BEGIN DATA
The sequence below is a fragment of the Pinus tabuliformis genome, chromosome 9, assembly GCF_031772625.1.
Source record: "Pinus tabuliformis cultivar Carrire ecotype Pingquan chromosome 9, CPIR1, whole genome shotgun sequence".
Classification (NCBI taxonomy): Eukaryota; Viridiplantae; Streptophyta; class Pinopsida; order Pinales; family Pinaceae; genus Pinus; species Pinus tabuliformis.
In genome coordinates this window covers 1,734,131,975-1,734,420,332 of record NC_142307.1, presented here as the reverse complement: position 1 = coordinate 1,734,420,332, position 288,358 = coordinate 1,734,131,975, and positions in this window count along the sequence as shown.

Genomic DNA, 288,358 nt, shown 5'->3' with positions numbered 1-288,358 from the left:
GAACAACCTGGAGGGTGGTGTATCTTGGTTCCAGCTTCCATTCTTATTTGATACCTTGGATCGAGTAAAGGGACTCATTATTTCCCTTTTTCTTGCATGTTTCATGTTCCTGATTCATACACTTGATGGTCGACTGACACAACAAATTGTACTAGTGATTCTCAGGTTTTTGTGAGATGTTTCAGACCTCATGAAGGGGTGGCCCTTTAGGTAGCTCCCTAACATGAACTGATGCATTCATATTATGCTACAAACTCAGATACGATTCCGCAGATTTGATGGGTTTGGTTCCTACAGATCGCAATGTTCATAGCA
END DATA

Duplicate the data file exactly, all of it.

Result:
The sequence below is a fragment of the Pinus tabuliformis genome, chromosome 9, assembly GCF_031772625.1.
Source record: "Pinus tabuliformis cultivar Carrire ecotype Pingquan chromosome 9, CPIR1, whole genome shotgun sequence".
Classification (NCBI taxonomy): Eukaryota; Viridiplantae; Streptophyta; class Pinopsida; order Pinales; family Pinaceae; genus Pinus; species Pinus tabuliformis.
In genome coordinates this window covers 1,734,131,975-1,734,420,332 of record NC_142307.1, presented here as the reverse complement: position 1 = coordinate 1,734,420,332, position 288,358 = coordinate 1,734,131,975, and positions in this window count along the sequence as shown.

Genomic DNA, 288,358 nt, shown 5'->3' with positions numbered 1-288,358 from the left:
GAACAACCTGGAGGGTGGTGTATCTTGGTTCCAGCTTCCATTCTTATTTGATACCTTGGATCGAGTAAAGGGACTCATTATTTCCCTTTTTCTTGCATGTTTCATGTTCCTGATTCATACACTTGATGGTCGACTGACACAACAAATTGTACTAGTGATTCTCAGGTTTTTGTGAGATGTTTCAGACCTCATGAAGGGGTGGCCCTTTAGGTAGCTCCCTAACATGAACTGATGCATTCATATTATGCTACAAACTCAGATACGATTCCGCAGATTTGATGGGTTTGGTTCCTACAGATCGCAATGTTCATAGCA